Over time, sludge will build up in the bottom of the tank. Even though bacteria does help control the amount of sludge in the bottom of the tank, this bacteria cannot break down sludge fast enough to completely eliminate sludge, especially with the different types of soaps and detergents we now use in our sinks, toilets and showers. If the tank is left unemptied, the sludge will accumulate and limit the capacity of your tank. Over time this will cause backing up, overflowing and blockages in the drainage pipes which can be costly to rectify. When the tank is pumped, the sludge is removed, pipes checked and the tank is emptied.
It is important to use a professional Waste Disposal Company, so that you can ensure the tank is correctly emptied. We will also provide you with a Waste Transfer Note, so you can ensure the waste is taken to a Waste Disposal Site licensed by the Environment agency.
Septic Tanks explained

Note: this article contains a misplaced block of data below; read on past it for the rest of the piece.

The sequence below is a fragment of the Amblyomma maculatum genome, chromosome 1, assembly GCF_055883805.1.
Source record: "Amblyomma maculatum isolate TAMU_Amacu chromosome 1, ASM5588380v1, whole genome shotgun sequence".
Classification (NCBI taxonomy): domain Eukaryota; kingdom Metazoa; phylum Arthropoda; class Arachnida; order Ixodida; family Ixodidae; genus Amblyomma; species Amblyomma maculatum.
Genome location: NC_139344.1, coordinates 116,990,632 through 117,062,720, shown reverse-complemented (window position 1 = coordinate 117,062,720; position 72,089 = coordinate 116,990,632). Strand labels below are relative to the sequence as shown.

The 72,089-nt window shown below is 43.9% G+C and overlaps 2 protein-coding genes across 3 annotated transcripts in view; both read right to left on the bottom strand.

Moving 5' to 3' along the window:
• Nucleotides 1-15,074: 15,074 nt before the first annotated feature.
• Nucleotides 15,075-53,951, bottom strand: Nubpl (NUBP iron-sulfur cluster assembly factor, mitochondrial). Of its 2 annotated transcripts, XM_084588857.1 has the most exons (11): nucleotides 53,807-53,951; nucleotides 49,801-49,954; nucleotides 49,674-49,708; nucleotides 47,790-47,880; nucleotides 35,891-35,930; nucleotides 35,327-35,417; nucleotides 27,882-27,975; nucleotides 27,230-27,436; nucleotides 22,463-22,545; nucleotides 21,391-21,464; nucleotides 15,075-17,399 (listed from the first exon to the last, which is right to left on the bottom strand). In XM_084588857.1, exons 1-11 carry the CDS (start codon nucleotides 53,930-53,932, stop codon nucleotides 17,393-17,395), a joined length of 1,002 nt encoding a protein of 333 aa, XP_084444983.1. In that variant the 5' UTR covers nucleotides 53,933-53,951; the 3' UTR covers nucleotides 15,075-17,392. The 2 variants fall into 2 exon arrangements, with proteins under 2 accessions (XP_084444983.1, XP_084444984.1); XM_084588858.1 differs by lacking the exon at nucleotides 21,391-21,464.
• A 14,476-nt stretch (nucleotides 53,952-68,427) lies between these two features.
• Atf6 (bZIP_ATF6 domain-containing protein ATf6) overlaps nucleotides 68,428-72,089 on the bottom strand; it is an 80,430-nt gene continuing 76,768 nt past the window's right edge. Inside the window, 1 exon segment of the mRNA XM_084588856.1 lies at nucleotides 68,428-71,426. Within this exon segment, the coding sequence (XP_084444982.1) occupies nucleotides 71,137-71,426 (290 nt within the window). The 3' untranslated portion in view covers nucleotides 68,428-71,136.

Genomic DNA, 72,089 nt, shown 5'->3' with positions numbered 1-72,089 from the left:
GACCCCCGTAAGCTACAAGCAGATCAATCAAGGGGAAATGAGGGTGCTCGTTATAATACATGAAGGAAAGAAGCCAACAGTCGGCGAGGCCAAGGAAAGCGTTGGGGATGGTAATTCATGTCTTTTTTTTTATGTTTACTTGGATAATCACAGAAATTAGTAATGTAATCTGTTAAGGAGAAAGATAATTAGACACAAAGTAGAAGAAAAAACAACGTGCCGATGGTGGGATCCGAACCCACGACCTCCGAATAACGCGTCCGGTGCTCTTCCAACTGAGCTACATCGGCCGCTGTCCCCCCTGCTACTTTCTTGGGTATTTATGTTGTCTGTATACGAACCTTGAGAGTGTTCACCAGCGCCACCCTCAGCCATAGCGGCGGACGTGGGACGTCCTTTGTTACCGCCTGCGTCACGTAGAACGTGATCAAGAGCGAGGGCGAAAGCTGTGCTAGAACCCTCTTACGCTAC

A Septic Tank is a large underground tank that Is capable of holding hundreds, sometimes thousands of gallons of waste water. Septic Tanks come in various sizes, most commonly 1,000 gallons, 1,200 gallons, 1,500 gallons 2000 gallons and so on. The septic tank is connected to the house a sewage pipe. All waste water in the home, which drains from sinks, toilets, showers and baths, feeds into the septic tank via this line.
When the waste water enters the septic tank, it separates into three layers: solids at the bottom (sludge), water in the middle, and fats and oils at the top (scum). Bacteria that lives in the tank helps to break down the sludge, turning it into a liquid.
Near the top of the septic tank is a pipe that leads to a part of the system called the drainage field or soakaway. When the waste water in the septic tank reaches this pipe, the water flows into the drainage field and is filtered through the soil. The soil cleans the water, preventing contamination of ground water in the area.